MERS coronavirus: public health preparations

Middle East Respiratory Syndrome Coronavirus (MERS-CoV)
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The Saudi Arabia Health Ministry announced three more laboratory-confirmed cases of patients with Middle East respiratory syndrome coronavirus (MERS-CoV), according to a World Health Organization (WHO) update June 17.

In addition, four previously laboratory-confirmed cases have died.

This brings the MERS-CoV global total to 64 laboratory-confirmed cases of infection with MERS-CoV, including 38 deaths. Saudi Arabia accounts for the majority of cases and deaths with 49 and 32, respectively.

All reported cases were directly or indirectly linked to one of four countries: Saudi Arabia, Qatar, Jordan, and the United Arab Emirates. However, new reports of cases outside the region raise concerns about importation to other geographic areas--the United Kingdom (UK), Italy, France, and Tunisia have reported cases in returning travelers and their close contacts.

Although there are no reports of anyone in the U.S. getting infected with MERS-CoV to date, what has public health officials in the US doing to prepare for the possibility?

Guidelines for surveillance, infection control measures and laboratory testing and specimen collection are available to help public health officials and health care providers in dealing with the possibility of MERS-CoV.

Case definitions have been established for reporting suspicious or confirmed patients.

First there is the Patient Under Investigation (PUI).

A PUI is a person with an acute respiratory infection, which may include fever (≥ 38°C , 100.4°F) and cough and there is the suspicion of pulmonary parenchymal disease (e.g., pneumonia or acute respiratory distress syndrome based on clinical or radiological evidence of consolidation).

In addition, the CDC reports that the period for considering evaluation for MERS-CoV infection in persons who develop severe acute lower respiratory illness days after traveling from the Arabian Peninsula or neighboring countries (Bahrain, Iraq, Iran, Israel, Jordan, Kuwait, Lebanon, Oman, Palestinian Territories, Qatar, Saudi Arabia, Syria, the United Arab Emirates, and Yemen) has been extended from within 10 days to within 14 days of travel.

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Persons who develop severe acute lower respiratory illness within 14 days after traveling from the Arabian Peninsula or neighboring countries should be evaluated according to current guidelines

Also, people who develop severe acute lower respiratory illness who are close contacts (family member, health care worker) of a symptomatic traveler who developed fever and acute respiratory illness within 14 days after travel from the Arabian Peninsula or neighboring countries.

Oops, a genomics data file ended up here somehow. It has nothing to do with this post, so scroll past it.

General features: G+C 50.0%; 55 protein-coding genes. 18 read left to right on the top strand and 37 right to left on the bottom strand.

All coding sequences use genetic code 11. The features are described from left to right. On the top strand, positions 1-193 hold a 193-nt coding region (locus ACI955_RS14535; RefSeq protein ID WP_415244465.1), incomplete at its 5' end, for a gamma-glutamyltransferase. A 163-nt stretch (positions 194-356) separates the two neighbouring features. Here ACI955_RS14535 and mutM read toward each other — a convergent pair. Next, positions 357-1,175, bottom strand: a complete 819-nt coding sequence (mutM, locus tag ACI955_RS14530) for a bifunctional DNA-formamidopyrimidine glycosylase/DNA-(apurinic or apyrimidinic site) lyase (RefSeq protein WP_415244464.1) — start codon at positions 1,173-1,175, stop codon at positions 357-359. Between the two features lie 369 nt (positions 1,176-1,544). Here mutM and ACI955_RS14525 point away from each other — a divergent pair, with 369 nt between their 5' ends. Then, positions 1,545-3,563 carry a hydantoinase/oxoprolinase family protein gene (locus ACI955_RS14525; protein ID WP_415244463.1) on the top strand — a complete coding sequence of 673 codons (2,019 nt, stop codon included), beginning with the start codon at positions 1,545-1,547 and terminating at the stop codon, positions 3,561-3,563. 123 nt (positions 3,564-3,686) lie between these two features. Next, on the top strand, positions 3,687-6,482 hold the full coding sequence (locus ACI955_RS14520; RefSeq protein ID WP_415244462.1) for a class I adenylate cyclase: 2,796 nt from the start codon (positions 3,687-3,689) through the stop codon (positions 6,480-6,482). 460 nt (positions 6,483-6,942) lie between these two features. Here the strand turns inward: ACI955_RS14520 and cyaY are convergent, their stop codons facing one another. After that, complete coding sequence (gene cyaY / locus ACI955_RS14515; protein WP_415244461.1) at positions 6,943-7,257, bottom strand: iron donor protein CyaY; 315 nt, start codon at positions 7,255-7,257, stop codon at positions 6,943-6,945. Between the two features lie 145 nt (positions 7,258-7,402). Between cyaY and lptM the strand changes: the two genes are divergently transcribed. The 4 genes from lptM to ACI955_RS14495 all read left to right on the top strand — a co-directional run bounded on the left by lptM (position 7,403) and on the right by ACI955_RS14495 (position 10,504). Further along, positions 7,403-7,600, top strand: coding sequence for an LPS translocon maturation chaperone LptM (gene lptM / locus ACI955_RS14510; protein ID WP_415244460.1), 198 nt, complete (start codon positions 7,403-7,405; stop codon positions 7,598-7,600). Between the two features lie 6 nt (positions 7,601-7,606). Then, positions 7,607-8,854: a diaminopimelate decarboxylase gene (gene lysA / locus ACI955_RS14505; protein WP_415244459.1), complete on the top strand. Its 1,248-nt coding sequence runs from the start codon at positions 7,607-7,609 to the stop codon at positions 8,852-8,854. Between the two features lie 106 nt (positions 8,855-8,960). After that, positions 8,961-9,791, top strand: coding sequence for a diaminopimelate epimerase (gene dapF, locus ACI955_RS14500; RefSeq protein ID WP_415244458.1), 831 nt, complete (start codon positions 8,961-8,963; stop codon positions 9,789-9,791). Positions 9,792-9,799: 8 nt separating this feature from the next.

A "Probable case" is a person who meets the criteria PUI and has clinical, radiological, or histopathological evidence of pulmonary parenchyma disease (e.g. pneumonia or ARDS), but no possibility of laboratory confirmation exists, either because the patient or samples are not available or there is no testing available for other respiratory infections, is a close contact with a laboratory-confirmed case and has illness not already explained by any other infection or etiology, including all clinically indicated tests for community-acquired pneumonia according to local management guidelines.

Lastly, a confirmed case is a person with laboratory confirmation of infection with MERS-CoV.

Concerning infection control guidelines, standard, contact, and airborne precautions are recommended for management of hospitalized patients with known or suspected MERS-CoV infection.

Health care providers should wear the appropriate personal protective equipment to include gloves, gowns, eye protection and respiratory protection that is at least as protective as a fit-tested NIOSH-certified disposable N95 filtering face piece respirator.

In addition, patients should be placed in Airborne Infection Isolation Room (AIIR).

Laboratory testing is available and the CDC recommends collection of specimens from different sites (e.g., a nasopharyngeal swab and a lower respiratory tract specimen, such as sputum, bronchoalveolar lavage, bronchial wash, or tracheal aspirate). Specimens should be collected at different times after symptom onset, if possible. Stool and serum samples are acceptable also.

Testing of specimens for MERS-CoV currently is being conducted at CDC. According to the Food and Drug Administration (FDA), on June 5, 2013, the FDA issued an Emergency Use Authorization (EUA) for the CDC Novel Coronavirus 2012 Real-time RT-PCR Assay. This test is for the presumptive detection of Middle East Respiratory Syndrome Coronavirus (MERS-CoV).

The test is used in conjunction with clinical and epidemiological risk factors. This device will be distributed by CDC to qualified laboratories.

The virus is clearly virulent, shows evidence of person-to-person spread and people with underlying medical conditions are at greater risk of severe disease.

In addition, there is evidence of importation of MERS-CoV and US public health and health care professionals should be alert.

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